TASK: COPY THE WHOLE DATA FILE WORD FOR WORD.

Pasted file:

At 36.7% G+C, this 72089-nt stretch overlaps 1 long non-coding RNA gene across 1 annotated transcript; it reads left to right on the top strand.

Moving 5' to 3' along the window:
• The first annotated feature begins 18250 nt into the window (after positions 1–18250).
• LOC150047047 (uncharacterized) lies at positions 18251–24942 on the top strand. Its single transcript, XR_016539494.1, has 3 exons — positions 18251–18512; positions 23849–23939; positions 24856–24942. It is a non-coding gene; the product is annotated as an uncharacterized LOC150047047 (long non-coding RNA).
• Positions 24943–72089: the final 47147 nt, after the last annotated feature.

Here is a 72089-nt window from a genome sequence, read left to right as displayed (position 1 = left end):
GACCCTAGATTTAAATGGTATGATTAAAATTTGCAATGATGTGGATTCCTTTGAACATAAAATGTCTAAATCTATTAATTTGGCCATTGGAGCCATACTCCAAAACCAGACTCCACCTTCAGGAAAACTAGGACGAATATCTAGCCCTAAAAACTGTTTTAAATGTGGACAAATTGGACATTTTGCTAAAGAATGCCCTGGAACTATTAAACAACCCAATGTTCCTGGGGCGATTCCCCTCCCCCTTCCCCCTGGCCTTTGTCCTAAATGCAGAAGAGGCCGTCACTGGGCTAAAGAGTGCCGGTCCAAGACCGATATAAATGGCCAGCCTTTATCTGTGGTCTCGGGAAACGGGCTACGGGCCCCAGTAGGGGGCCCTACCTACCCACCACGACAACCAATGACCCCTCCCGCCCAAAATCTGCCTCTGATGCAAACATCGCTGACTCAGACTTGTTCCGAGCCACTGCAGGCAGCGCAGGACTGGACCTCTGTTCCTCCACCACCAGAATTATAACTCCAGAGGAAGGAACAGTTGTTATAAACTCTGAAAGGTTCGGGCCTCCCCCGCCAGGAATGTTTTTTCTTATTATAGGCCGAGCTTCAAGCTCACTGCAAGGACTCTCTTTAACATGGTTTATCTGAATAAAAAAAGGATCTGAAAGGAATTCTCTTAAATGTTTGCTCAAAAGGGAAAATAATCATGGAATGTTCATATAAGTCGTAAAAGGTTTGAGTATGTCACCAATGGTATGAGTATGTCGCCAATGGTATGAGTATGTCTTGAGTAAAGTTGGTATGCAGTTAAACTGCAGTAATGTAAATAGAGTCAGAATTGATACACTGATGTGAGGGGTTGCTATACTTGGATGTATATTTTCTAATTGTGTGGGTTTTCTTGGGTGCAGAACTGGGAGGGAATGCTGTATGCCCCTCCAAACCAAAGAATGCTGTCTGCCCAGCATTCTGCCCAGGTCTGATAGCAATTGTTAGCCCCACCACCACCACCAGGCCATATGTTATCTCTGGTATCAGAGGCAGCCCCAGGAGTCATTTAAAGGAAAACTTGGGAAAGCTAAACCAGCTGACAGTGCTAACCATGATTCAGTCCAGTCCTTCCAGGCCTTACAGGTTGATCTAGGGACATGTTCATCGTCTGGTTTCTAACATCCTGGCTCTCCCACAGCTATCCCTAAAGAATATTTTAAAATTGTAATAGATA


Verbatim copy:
At 36.7% G+C, this 72089-nt stretch overlaps 1 long non-coding RNA gene across 1 annotated transcript; it reads left to right on the top strand.

Moving 5' to 3' along the window:
• The first annotated feature begins 18250 nt into the window (after positions 1–18250).
• LOC150047047 (uncharacterized) lies at positions 18251–24942 on the top strand. Its single transcript, XR_016539494.1, has 3 exons — positions 18251–18512; positions 23849–23939; positions 24856–24942. It is a non-coding gene; the product is annotated as an uncharacterized LOC150047047 (long non-coding RNA).
• Positions 24943–72089: the final 47147 nt, after the last annotated feature.

Here is a 72089-nt window from a genome sequence, read left to right as displayed (position 1 = left end):
GACCCTAGATTTAAATGGTATGATTAAAATTTGCAATGATGTGGATTCCTTTGAACATAAAATGTCTAAATCTATTAATTTGGCCATTGGAGCCATACTCCAAAACCAGACTCCACCTTCAGGAAAACTAGGACGAATATCTAGCCCTAAAAACTGTTTTAAATGTGGACAAATTGGACATTTTGCTAAAGAATGCCCTGGAACTATTAAACAACCCAATGTTCCTGGGGCGATTCCCCTCCCCCTTCCCCCTGGCCTTTGTCCTAAATGCAGAAGAGGCCGTCACTGGGCTAAAGAGTGCCGGTCCAAGACCGATATAAATGGCCAGCCTTTATCTGTGGTCTCGGGAAACGGGCTACGGGCCCCAGTAGGGGGCCCTACCTACCCACCACGACAACCAATGACCCCTCCCGCCCAAAATCTGCCTCTGATGCAAACATCGCTGACTCAGACTTGTTCCGAGCCACTGCAGGCAGCGCAGGACTGGACCTCTGTTCCTCCACCACCAGAATTATAACTCCAGAGGAAGGAACAGTTGTTATAAACTCTGAAAGGTTCGGGCCTCCCCCGCCAGGAATGTTTTTTCTTATTATAGGCCGAGCTTCAAGCTCACTGCAAGGACTCTCTTTAACATGGTTTATCTGAATAAAAAAAGGATCTGAAAGGAATTCTCTTAAATGTTTGCTCAAAAGGGAAAATAATCATGGAATGTTCATATAAGTCGTAAAAGGTTTGAGTATGTCACCAATGGTATGAGTATGTCGCCAATGGTATGAGTATGTCTTGAGTAAAGTTGGTATGCAGTTAAACTGCAGTAATGTAAATAGAGTCAGAATTGATACACTGATGTGAGGGGTTGCTATACTTGGATGTATATTTTCTAATTGTGTGGGTTTTCTTGGGTGCAGAACTGGGAGGGAATGCTGTATGCCCCTCCAAACCAAAGAATGCTGTCTGCCCAGCATTCTGCCCAGGTCTGATAGCAATTGTTAGCCCCACCACCACCACCAGGCCATATGTTATCTCTGGTATCAGAGGCAGCCCCAGGAGTCATTTAAAGGAAAACTTGGGAAAGCTAAACCAGCTGACAGTGCTAACCATGATTCAGTCCAGTCCTTCCAGGCCTTACAGGTTGATCTAGGGACATGTTCATCGTCTGGTTTCTAACATCCTGGCTCTCCCACAGCTATCCCTAAAGAATATTTTAAAATTGTAATAGATA